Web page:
Monday, September 21, 2009

Thoughts on No Chilling

Well, it's come time to do some modifications in my brewing procedure. When I first started, I was using a 30qt enamel canning pot to do full boils on an electric stove in my first apartment. I had such a hard time getting to a boil that I needed to keep the lid on partially for the bulk of boiling. Since then, I've upgraded to a (borrowed) aluminum 32qt pot and turkey fryer, a 25' immersion chiller and then a 50' copper chiller (using the former as a pre-chiller). When I left Kansas I gave my good buddy my larger chiller as I didn't think I'd be brewing much in the near future. Since I started brewing again here in DC, I've just been using my 25' chiller attached to the kitchen faucet. Again, since I moved from my previous apartment to here in Columbia Heights, I don't have a faucet that's adaptable to my chilling setup, and had to use an aquarium pump to pump chilled water through my chiller.
(Extra) long story short, I've been really dissatisfied with my chilling setup, as it takes nearly 45min to an hour to reach appropriate pitching temps (seasons aside). Jamil's whirlpool chiller has been something I've loved to upgrade to, but it requires a heavy duty pump that is well over $100. Since then, I've tried to find other ways to bypass this most important brewing process. The "no-chill" method whereby the brewer stores his near boiling wort in an HDPE container (or other heat tolerant container) overnight, or when they're ready to pitch yeast, seems to be getting very popular. There are several reasons for going this route: no water is used, and perhaps wasted, during the chilling process. The brewer saves some time by no chilling and pitching yeast the next day. There's less exposure to air and environment during chilling when the wort is at its most able to be infected by wild yeast/bacteria.
However, there have been many (unproven at least) detractors to this method. One is a combination of excess DMS production and potential chill haze by factors of covering the wort while it's still at boiling temps and not creating a well defined (and separated) cold break. According to many brewers, these are simply mysteries, and proven untrue. The most disturbing possibility is that of botulism which can thrive under a rich sugar environment with the absence of oxygen. However, many brewers think that the density of sugar and the lowered pH of wort is enough to thwart the possibilty of infection. In addition, by shortening the process from "chilling" to pitching yeast to <48hrs, it's possible to make this infection nonexistant.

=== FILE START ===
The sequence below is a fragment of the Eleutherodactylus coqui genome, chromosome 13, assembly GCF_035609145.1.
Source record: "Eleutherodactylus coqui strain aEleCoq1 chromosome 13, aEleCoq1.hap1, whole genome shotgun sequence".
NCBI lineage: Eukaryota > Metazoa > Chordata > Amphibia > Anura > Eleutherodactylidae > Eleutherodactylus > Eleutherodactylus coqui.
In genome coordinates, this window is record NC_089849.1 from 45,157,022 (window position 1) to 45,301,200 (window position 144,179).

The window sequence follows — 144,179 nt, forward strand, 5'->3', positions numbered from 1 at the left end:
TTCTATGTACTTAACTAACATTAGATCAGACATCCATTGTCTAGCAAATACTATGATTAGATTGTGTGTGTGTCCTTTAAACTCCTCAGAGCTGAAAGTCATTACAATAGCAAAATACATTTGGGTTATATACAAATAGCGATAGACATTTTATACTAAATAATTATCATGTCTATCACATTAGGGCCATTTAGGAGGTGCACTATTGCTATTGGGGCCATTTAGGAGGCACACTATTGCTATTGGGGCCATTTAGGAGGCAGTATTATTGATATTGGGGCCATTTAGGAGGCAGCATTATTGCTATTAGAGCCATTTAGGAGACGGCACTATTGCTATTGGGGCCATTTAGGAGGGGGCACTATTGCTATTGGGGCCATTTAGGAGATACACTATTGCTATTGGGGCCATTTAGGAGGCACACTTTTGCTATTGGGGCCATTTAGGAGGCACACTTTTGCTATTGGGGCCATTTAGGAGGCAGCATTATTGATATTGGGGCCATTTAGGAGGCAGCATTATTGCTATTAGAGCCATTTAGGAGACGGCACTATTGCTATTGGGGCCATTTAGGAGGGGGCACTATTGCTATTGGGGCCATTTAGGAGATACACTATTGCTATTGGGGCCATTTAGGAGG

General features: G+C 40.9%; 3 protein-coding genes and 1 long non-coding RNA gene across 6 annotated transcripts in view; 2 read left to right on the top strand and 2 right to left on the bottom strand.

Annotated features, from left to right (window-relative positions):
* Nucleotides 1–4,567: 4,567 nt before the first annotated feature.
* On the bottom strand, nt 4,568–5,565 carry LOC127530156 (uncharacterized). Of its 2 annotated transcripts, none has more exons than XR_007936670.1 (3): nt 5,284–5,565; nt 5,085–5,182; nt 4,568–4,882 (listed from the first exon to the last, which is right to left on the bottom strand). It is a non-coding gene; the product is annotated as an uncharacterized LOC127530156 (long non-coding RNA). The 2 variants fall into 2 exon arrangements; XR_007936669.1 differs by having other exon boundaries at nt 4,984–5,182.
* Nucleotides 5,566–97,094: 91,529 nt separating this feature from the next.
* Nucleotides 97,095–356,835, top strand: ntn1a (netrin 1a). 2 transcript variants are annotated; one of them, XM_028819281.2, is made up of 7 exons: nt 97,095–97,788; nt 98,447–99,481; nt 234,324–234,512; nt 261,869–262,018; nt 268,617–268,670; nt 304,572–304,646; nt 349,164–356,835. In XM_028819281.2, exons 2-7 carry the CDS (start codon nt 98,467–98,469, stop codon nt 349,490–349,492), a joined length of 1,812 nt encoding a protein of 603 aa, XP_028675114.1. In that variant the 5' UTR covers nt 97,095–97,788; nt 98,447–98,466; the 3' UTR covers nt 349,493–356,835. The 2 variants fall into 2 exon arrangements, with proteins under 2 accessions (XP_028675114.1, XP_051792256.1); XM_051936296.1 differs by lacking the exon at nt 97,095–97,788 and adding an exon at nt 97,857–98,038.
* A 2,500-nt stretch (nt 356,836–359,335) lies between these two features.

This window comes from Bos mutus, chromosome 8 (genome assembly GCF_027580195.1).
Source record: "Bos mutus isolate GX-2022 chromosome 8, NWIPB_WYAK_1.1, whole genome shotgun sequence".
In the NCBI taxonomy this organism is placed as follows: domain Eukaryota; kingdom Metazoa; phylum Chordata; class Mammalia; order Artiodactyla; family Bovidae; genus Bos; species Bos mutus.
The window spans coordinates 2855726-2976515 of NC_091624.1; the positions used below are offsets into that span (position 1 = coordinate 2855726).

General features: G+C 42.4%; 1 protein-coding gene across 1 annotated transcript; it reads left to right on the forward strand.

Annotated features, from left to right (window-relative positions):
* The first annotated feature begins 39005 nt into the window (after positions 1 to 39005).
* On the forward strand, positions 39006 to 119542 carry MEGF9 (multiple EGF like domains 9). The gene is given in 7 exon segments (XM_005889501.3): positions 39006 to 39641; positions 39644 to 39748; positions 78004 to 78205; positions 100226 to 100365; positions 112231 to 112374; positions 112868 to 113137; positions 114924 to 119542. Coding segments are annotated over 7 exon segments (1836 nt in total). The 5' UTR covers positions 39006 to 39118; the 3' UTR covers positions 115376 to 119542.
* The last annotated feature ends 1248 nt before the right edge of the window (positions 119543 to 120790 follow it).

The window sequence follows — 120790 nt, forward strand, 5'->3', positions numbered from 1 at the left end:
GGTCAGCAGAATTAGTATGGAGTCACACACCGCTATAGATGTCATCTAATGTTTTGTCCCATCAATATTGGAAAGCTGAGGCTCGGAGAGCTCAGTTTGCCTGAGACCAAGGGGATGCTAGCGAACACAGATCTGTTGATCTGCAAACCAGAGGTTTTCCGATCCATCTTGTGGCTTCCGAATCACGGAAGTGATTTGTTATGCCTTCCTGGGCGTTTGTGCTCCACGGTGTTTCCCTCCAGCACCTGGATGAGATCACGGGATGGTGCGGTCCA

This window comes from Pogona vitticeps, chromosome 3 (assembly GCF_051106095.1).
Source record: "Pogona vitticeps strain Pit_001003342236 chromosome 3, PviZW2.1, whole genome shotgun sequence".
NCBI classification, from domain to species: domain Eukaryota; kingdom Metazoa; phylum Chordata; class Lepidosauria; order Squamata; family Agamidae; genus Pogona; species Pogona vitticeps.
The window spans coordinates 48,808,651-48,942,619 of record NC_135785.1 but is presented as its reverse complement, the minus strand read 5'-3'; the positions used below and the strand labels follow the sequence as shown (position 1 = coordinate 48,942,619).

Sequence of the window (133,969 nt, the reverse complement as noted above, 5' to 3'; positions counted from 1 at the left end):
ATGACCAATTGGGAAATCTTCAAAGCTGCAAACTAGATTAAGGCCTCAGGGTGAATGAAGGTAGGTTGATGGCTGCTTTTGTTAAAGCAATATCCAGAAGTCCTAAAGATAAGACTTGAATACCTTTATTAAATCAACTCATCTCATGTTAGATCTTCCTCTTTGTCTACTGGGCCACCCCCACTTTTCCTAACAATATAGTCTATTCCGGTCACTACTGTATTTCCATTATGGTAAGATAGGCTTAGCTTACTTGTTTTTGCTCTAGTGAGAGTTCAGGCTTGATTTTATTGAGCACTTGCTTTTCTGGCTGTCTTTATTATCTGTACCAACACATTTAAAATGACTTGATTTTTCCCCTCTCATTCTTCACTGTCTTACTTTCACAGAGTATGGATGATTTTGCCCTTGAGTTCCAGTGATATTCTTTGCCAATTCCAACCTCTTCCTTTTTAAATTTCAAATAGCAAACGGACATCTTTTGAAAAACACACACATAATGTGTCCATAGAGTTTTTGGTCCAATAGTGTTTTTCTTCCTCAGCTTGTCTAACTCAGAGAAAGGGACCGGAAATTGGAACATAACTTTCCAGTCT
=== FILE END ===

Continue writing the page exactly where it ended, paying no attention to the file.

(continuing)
I've since been sold to trying this process as the investment is limited to purchasing sealed HDPE containers which at a maximum are $15 a piece. These can also be used as fermenters with an appropriate stopper, but are extremely oxygen permeable (415 times a wooden barrel, 13 times a glass carboy with silicone stopper) so they shouldn't be used for prolonged storage.
Well, throughout the arguments I've heard, I'm compelled to give this a shot. I've yet to ascertain a time period in which massive amounts of DMS can be tasted/smelled, and will be doing 90min boils from now in with Pilsner malt rich malt bills. If anyone has any tips to add to my process, I'm more than happy to learn.


  1. Is a wooden barrel really less oxygen permeable than a glass carboy with silicone stopper?

  2. According to Raj Apte, a 1200 liter Rodenbach wooden barrel diffuses in .86 cc/Liter/year of O2 while a 20 liter glass carboy with "silicone stopper" allows 17. Not sure what he's referring to as the stopper, but those are the numbers given in Wild Brews.

  3. Dan,
    Go to Home Depot or Lowes and pick up a small sump pump, you can get them for around 60.00. I fill a cooler with ice water and attach my IC to the pump. Place the pump in the cooler and plug it in. I can get down to the mid-60's within 20 min max. Also, start off using tap water until I get down to about 110 before attaching to the pump. Works great.

  4. I've come to doubt those numbers for Rodenbach. There is simply no way that their beers would get that acetic with that little oxygen. I suspect that number only represents how much O2 is coming through the sides of the barrel. At the top of the barrel, where the beer isn’t in contact with the wood, the staves would not swell and are probably letting in considerably more O2.

    Just my take on it.

    I do a modified version of the no-chill in the summer when my tap water isn't cold enough. I use my immersion chiller to get the beer down to ~80, then I stick the fermenter into the fermentation freezer over night to cool the rest of the way.

  5. Scott, like I said, I'm investing just a little bit to give this a shot. It also allows you to do a real wort starter the night before pitching (which has made it a little more confusing because I'm trying to figure out how to split this 3787 for the barrel brew next week). Perhaps when I have a HOUSE like some lucky people, I'll get back into a more elaborate chilling process.